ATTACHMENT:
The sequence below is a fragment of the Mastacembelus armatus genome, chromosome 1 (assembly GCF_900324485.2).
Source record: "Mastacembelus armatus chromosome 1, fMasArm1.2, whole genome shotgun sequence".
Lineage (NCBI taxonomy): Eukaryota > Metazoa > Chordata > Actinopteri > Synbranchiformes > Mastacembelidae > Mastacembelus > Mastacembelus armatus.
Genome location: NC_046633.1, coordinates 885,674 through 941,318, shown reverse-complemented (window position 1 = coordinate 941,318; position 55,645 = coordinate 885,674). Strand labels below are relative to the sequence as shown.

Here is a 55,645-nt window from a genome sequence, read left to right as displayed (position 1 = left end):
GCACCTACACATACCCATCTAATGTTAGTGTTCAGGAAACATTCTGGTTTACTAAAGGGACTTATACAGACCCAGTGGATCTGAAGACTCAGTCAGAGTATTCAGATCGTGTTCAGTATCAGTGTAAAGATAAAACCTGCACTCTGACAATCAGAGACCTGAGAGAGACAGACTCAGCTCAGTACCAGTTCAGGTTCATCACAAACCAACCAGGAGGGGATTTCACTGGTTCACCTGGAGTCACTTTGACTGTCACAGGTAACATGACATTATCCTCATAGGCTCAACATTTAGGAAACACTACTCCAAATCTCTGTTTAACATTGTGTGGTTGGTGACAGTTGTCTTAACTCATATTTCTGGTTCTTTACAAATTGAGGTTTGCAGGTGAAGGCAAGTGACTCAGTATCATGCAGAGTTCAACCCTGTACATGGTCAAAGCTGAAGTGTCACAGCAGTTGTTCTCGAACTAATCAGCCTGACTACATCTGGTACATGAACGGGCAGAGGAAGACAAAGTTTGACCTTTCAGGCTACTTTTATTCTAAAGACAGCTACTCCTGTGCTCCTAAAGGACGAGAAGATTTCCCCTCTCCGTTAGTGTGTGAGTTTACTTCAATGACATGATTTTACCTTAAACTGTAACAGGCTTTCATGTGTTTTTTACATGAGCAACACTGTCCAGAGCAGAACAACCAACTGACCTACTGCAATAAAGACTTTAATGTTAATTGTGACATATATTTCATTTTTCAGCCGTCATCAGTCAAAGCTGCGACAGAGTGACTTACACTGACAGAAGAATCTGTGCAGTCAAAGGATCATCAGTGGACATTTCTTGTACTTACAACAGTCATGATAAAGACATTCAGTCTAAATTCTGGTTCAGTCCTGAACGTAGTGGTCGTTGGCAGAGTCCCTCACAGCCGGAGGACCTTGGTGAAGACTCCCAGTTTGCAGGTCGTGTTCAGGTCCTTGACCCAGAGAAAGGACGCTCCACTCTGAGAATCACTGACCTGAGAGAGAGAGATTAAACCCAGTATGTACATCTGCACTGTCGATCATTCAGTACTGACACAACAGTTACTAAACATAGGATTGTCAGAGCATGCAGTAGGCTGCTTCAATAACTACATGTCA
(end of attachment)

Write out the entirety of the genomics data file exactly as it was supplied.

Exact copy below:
The sequence below is a fragment of the Mastacembelus armatus genome, chromosome 1 (assembly GCF_900324485.2).
Source record: "Mastacembelus armatus chromosome 1, fMasArm1.2, whole genome shotgun sequence".
Lineage (NCBI taxonomy): Eukaryota > Metazoa > Chordata > Actinopteri > Synbranchiformes > Mastacembelidae > Mastacembelus > Mastacembelus armatus.
Genome location: NC_046633.1, coordinates 885,674 through 941,318, shown reverse-complemented (window position 1 = coordinate 941,318; position 55,645 = coordinate 885,674). Strand labels below are relative to the sequence as shown.

Here is a 55,645-nt window from a genome sequence, read left to right as displayed (position 1 = left end):
GCACCTACACATACCCATCTAATGTTAGTGTTCAGGAAACATTCTGGTTTACTAAAGGGACTTATACAGACCCAGTGGATCTGAAGACTCAGTCAGAGTATTCAGATCGTGTTCAGTATCAGTGTAAAGATAAAACCTGCACTCTGACAATCAGAGACCTGAGAGAGACAGACTCAGCTCAGTACCAGTTCAGGTTCATCACAAACCAACCAGGAGGGGATTTCACTGGTTCACCTGGAGTCACTTTGACTGTCACAGGTAACATGACATTATCCTCATAGGCTCAACATTTAGGAAACACTACTCCAAATCTCTGTTTAACATTGTGTGGTTGGTGACAGTTGTCTTAACTCATATTTCTGGTTCTTTACAAATTGAGGTTTGCAGGTGAAGGCAAGTGACTCAGTATCATGCAGAGTTCAACCCTGTACATGGTCAAAGCTGAAGTGTCACAGCAGTTGTTCTCGAACTAATCAGCCTGACTACATCTGGTACATGAACGGGCAGAGGAAGACAAAGTTTGACCTTTCAGGCTACTTTTATTCTAAAGACAGCTACTCCTGTGCTCCTAAAGGACGAGAAGATTTCCCCTCTCCGTTAGTGTGTGAGTTTACTTCAATGACATGATTTTACCTTAAACTGTAACAGGCTTTCATGTGTTTTTTACATGAGCAACACTGTCCAGAGCAGAACAACCAACTGACCTACTGCAATAAAGACTTTAATGTTAATTGTGACATATATTTCATTTTTCAGCCGTCATCAGTCAAAGCTGCGACAGAGTGACTTACACTGACAGAAGAATCTGTGCAGTCAAAGGATCATCAGTGGACATTTCTTGTACTTACAACAGTCATGATAAAGACATTCAGTCTAAATTCTGGTTCAGTCCTGAACGTAGTGGTCGTTGGCAGAGTCCCTCACAGCCGGAGGACCTTGGTGAAGACTCCCAGTTTGCAGGTCGTGTTCAGGTCCTTGACCCAGAGAAAGGACGCTCCACTCTGAGAATCACTGACCTGAGAGAGAGAGATTAAACCCAGTATGTACATCTGCACTGTCGATCATTCAGTACTGACACAACAGTTACTAAACATAGGATTGTCAGAGCATGCAGTAGGCTGCTTCAATAACTACATGTCA